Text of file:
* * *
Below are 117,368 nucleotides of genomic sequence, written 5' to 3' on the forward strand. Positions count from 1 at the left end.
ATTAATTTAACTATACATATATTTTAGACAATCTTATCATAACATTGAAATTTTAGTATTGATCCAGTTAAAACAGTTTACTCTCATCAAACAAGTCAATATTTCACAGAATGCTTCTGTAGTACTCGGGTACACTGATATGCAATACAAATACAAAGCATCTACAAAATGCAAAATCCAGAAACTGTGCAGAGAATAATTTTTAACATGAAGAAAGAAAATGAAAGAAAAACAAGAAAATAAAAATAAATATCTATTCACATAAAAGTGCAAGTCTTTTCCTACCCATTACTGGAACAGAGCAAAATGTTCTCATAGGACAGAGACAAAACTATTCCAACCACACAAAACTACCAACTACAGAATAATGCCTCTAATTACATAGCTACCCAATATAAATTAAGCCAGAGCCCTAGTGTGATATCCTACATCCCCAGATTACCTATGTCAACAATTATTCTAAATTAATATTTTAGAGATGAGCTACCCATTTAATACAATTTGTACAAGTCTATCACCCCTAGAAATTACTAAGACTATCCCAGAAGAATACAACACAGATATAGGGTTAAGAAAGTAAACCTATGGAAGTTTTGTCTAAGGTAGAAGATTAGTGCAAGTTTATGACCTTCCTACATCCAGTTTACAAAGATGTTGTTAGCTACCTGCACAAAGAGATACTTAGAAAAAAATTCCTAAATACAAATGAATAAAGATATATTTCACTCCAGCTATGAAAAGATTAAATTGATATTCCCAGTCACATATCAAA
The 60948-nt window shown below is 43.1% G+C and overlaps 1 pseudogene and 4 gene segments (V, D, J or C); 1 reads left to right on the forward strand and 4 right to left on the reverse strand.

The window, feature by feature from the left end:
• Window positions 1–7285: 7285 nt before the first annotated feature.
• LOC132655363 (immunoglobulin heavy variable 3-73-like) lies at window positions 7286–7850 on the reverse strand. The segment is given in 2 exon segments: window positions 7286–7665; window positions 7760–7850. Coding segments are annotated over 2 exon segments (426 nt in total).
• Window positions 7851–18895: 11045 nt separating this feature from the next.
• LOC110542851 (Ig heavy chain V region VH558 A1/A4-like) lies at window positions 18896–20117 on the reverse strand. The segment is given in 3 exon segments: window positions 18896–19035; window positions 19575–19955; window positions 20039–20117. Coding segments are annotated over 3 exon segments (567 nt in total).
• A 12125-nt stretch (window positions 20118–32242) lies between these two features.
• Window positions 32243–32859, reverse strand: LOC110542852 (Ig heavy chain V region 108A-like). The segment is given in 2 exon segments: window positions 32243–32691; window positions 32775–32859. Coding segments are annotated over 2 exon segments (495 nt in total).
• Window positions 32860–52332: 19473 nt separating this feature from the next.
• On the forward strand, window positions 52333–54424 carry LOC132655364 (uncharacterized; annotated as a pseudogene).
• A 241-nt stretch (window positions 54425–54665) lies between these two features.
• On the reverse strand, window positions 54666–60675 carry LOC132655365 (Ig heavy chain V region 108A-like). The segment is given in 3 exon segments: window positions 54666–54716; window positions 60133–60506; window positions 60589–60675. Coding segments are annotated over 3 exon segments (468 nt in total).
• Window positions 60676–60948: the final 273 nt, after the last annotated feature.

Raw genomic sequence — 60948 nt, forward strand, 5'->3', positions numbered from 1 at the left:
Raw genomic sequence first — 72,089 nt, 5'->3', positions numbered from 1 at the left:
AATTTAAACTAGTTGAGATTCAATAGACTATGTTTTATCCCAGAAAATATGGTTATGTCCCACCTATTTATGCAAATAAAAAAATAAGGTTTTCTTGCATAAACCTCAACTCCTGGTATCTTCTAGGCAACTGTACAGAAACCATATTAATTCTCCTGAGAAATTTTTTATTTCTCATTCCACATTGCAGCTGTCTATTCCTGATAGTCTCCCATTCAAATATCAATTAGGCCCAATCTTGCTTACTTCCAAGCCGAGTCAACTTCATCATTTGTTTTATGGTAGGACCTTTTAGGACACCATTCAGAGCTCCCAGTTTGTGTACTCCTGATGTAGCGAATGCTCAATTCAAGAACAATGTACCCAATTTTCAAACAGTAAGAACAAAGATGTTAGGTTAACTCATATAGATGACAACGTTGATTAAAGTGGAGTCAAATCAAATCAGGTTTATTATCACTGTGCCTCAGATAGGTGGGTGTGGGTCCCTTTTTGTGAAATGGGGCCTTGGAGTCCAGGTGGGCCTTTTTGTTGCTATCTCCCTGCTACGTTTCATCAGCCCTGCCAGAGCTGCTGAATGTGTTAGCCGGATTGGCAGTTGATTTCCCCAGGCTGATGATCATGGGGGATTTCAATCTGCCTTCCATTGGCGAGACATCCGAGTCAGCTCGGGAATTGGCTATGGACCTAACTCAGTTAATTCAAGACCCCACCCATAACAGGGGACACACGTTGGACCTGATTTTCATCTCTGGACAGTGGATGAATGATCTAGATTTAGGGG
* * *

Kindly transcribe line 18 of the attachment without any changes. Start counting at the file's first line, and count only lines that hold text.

AATTTAAACTAGTTGAGATTCAATAGACTATGTTTTATCCCAGAAAATATGGTTATGTCCCACCTATTTATGCAAATAAAAAAATAAGGTTTTCTTGCATAAACCTCAACTCCTGGTATCTTCTAGGCAACTGTACAGAAACCATATTAATTCTCCTGAGAAATTTTTTATTTCTCATTCCACATTGCAGCTGTCTATTCCTGATAGTCTCCCATTCAAATATCAATTAGGCCCAATCTTGCTTACTTCCAAGCCGAGTCAACTTCATCATTTGTTTTATGGTAGGACCTTTTAGGACACCATTCAGAGCTCCCAGTTTGTGTACTCCTGATGTAGCGAATGCTCAATTCAAGAACAATGTACCCAATTTTCAAACAGTAAGAACAAAGATGTTAGGTTAACTCATATAGATGACAACGTTGATTAAAGTGGAGTCAAATCAAATCAGGTTTATTATCACTGTGCCTCAGATAGGTGGGTGTGGGTCCCTTTTTGTGAAATGGGGCCTTGGAGTCCAGGTGGGCCTTTTTGTTGCTATCTCCCTGCTACGTTTCATCAGCCCTGCCAGAGCTGCTGAATGTGTTAGCCGGATTGGCAGTTGATTTCCCCAGGCTGATGATCATGGGGGATTTCAATCTGCCTTCCATTGGCGAGACATCCGAGTCAGCTCGGGAATTGGCTATGGACCTAACTCAGTTAATTCAAGACCCCACCCATAACAGGGGACACACGTTGGACCTGATTTTCATCTCTGGACAGTGGATGAATGATCTAGATTTAGGGG